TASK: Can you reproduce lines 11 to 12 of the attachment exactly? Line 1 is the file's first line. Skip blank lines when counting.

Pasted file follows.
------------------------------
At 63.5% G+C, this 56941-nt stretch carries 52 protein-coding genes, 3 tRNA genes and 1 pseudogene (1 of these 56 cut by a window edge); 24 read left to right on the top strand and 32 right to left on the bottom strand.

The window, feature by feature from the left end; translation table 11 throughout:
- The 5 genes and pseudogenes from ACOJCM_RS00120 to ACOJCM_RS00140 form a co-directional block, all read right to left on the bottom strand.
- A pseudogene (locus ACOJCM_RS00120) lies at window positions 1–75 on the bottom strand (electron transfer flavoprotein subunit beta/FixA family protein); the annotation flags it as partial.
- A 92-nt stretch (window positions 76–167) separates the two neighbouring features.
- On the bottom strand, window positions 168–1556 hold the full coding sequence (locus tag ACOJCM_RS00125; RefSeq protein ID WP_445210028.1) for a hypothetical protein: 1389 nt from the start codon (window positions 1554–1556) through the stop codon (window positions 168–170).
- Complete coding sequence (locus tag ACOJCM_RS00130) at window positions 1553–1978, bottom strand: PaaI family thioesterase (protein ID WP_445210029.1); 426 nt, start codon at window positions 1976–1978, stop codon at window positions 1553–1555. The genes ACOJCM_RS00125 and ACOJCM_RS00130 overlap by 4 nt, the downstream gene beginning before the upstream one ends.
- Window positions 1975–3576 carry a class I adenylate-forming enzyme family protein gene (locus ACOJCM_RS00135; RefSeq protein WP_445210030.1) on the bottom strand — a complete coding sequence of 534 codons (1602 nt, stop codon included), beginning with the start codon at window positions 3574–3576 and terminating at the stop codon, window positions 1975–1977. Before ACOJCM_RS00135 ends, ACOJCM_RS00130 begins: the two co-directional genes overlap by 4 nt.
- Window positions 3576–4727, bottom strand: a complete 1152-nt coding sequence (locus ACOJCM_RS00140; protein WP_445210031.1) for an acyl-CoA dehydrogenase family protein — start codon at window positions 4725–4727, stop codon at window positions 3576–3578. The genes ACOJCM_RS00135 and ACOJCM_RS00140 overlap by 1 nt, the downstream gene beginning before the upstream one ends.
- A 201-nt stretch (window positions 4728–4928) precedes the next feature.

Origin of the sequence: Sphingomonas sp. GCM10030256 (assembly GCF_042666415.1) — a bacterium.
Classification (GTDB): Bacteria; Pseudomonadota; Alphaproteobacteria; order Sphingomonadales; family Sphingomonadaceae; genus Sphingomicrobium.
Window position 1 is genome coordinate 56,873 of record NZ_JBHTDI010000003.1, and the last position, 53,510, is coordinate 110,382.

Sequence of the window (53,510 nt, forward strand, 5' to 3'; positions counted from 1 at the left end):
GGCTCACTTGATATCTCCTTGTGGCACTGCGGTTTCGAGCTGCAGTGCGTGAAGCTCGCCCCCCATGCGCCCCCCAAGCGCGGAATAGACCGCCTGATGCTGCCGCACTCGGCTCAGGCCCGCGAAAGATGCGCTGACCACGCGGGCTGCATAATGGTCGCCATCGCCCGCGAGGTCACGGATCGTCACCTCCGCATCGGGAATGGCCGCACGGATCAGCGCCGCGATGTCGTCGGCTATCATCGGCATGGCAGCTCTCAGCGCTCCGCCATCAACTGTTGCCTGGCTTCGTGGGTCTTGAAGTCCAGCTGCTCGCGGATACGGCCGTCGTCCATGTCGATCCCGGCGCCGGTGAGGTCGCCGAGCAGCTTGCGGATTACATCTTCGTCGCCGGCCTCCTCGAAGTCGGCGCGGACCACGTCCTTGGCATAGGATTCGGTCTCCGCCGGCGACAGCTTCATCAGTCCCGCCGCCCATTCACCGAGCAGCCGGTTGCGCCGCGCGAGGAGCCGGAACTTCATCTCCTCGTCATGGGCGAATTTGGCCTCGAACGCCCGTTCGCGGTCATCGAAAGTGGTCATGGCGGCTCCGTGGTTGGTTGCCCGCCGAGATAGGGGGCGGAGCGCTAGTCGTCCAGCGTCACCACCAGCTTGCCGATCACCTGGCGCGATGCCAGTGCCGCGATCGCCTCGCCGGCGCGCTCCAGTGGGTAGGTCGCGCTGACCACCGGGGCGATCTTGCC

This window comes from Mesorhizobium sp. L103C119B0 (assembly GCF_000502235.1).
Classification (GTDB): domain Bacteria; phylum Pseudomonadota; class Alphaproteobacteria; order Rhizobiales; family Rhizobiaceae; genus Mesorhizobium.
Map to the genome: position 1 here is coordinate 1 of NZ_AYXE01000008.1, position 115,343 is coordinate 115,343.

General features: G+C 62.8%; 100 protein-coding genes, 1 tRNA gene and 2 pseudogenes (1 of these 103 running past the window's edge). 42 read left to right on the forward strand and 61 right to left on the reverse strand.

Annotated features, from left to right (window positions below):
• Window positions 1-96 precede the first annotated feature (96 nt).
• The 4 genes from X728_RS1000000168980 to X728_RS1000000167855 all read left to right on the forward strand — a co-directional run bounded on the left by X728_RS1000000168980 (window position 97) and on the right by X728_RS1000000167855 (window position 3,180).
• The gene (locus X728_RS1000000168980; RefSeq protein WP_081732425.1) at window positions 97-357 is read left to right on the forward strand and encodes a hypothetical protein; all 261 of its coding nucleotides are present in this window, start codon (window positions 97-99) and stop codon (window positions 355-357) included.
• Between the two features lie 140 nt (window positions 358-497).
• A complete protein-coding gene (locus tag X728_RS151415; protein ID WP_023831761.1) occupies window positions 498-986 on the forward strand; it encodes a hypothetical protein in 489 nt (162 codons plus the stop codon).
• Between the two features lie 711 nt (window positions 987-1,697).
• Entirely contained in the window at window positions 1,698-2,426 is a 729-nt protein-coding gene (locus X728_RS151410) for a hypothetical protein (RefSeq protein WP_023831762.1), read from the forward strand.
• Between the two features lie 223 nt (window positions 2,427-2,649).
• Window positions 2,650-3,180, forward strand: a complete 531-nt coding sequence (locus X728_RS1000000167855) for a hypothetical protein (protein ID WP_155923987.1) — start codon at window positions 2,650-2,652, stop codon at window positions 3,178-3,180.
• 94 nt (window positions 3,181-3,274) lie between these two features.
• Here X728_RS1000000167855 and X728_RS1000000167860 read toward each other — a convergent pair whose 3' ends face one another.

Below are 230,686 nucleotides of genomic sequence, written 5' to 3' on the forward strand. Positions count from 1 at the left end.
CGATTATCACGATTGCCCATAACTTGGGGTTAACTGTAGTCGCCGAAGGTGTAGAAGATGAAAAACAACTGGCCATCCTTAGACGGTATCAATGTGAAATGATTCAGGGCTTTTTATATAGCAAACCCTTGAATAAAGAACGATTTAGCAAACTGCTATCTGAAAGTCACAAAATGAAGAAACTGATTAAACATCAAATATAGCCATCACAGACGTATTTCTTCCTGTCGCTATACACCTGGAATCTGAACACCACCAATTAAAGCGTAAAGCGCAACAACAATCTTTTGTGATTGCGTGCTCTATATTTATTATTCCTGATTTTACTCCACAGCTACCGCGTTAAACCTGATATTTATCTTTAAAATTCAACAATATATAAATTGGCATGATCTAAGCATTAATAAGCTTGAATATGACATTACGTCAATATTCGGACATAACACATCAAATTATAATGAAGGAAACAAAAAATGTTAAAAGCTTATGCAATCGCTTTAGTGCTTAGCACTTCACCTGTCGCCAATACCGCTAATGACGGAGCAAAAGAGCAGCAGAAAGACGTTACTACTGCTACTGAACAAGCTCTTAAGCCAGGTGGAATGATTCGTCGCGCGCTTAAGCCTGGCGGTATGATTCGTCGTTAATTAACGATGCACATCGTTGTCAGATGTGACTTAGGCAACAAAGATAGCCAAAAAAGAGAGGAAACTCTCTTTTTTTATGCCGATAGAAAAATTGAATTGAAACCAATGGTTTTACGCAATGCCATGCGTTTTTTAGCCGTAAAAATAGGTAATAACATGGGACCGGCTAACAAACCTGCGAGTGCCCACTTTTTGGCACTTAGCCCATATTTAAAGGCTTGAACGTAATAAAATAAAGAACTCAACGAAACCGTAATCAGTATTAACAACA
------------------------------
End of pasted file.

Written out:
Origin of the sequence: Sphingomonas sp. GCM10030256 (assembly GCF_042666415.1) — a bacterium.
Classification (GTDB): Bacteria; Pseudomonadota; Alphaproteobacteria; order Sphingomonadales; family Sphingomonadaceae; genus Sphingomicrobium.